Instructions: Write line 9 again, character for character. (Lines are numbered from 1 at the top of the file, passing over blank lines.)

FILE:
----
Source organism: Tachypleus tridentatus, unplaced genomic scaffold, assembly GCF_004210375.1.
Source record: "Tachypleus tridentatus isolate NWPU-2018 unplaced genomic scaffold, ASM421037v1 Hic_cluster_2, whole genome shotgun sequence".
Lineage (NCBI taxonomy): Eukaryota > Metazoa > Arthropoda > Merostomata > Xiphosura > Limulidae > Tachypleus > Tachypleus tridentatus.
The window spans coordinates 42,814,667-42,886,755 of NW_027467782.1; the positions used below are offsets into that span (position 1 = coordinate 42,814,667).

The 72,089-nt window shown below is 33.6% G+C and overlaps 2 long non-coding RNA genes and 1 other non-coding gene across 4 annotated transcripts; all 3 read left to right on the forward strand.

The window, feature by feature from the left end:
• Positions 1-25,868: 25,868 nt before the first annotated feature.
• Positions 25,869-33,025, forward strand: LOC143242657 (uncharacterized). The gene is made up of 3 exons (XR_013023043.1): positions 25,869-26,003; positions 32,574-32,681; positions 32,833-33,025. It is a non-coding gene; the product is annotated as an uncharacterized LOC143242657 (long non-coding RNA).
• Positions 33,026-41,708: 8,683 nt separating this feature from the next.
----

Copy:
• Positions 33,026-41,708: 8,683 nt separating this feature from the next.